For three years, Oregon resident and landowner Gabriel Watson has gone through multiple legal proceedings in an effort to claim the right to build on his own land.

His grandfather once lived on the quarter-acre lot, located in North Junction about 20 miles outside of the city of Maupin. Littered with sagebrush, a caboose with ties to the old railroad and a commanding view of the Deschutes River, it was once a home.

Then, 17 years ago, a flood changed the entire landscape and swept the tiny red caboose clear across the field until it came to rest on its side. While all the other neighbors began rebuilding their destroyed homes within the year and one even went so far as to resurrect the felled caboose, no one returned to replace what once stood on the Watson property.

What the conflict really boils down to is the fact that Watson’s property is located in not only a flood hazard zone, but one which, due to its “natural value” and proximity to a “scenic river,” prohibits the building of new dwellings not associated with farm use, the county report states.

Due to these prohibitions, on Aug. 14, the planning commission denied Watson’s request for a “conditional use permit to construct a single-family dwelling not provided in conjunction with farm use.”

John Roberts, planning director, said at the most recent hearing held before the Wasco County Board of Commissioners Thursday, Oct. 17 that, “Short of re-zoning, I can’t see how we could make it happen… The legal language seems very clear… [The planning commission] could not approve [Watson’s] development plan because of this language.”

After the flood, residents were mandated to begin rebuilding procedures within six months in order to retain their status as “non-conforming” dwellings. They were able to do so because their homes had stood long before the laws illegalizing them came into existence in the 1970s. “Grandfathered” in, the owners of these cabins and small homes were allowed to stay, despite the fact that such non-farming structures are exceptions to current law.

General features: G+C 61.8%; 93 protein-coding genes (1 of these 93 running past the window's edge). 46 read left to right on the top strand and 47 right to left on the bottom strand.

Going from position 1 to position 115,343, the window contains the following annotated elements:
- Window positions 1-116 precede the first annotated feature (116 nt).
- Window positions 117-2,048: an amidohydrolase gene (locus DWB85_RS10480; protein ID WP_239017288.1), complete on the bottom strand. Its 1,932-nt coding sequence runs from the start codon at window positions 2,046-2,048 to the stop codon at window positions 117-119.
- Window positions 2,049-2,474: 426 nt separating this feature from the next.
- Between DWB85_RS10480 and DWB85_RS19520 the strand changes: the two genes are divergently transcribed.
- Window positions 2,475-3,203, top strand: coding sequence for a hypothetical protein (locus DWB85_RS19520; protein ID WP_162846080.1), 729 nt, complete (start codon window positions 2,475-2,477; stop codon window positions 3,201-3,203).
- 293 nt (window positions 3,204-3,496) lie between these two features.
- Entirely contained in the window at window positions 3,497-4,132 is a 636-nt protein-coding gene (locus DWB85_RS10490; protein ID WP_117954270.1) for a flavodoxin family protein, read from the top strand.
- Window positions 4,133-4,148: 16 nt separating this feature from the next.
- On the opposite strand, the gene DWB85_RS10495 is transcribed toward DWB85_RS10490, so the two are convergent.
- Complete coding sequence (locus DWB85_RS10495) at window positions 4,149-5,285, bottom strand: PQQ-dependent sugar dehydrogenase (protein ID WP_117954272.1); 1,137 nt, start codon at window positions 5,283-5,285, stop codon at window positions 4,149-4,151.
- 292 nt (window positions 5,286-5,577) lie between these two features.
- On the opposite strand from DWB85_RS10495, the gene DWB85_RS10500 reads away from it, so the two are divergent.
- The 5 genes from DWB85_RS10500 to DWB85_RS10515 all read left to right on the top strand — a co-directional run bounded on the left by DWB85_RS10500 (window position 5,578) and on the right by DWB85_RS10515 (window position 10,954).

“It’s been 17 years since that flood,” County commissioner Rod Runyan said. “So, why now? Was it supposed to be held open forever? Rules change, life goes on. I mean, I feel bad about it, but that’s a lot of years to just let things sit. And the rules are what they are, so I’m heading towards the decision made by the planning department on this.”

Commissioner Scott Hege, however, said he was less certain.

“I’m just noticing the time and the complexity of what we’ve been presented and… it doesn’t seem like it’s a super easy solution unless you just say ‘fine, reject them and move on.’”

When asked if there was anything else that the planning commission would like the commissioners to keep in mind before attempting to reach a final decision, Senior Planner Joey Shearer said, “There have been basically no arguments [against Watson’s application] that are actual findings” and at least in regards to the “key details” of the case the arguments that were made were “all incorrect.”

When Runyon proceeded to move forward with the motion to uphold the planning commission’s decision, Commissioner Steve Kramer agreed, but Hege remained opposed.

“Generally, I support private property rights and I understand it’s in a protected area, but [Watson] is just defending his right to do what he wants with his own property… What is most confusing to me is you have one side arguing that ‘no, we have no control, the state’s mandating this,’ and the other side saying ‘no, we have more flexibility than that.’ And, honestly, I don’t know who to believe.”

Roberts had concluded his original presentation on the Watson application by saying that the planning commission’s decision to deny it will “definitely change how we look at applications for development on all areas overlooking scenic rivers in the future… and informs us that prior practice does not necessarily establish precedence.”

At the close of the hearing, Commissioner Hege related some final concerns.

“I just feel that the unintended consequences of this decision might be widespread and I don’t like that idea, honestly. I like the idea of somehow being able to go through a legislative process, but at the same time I also understand… that we don’t have the resources or the staff at this time to continue.”

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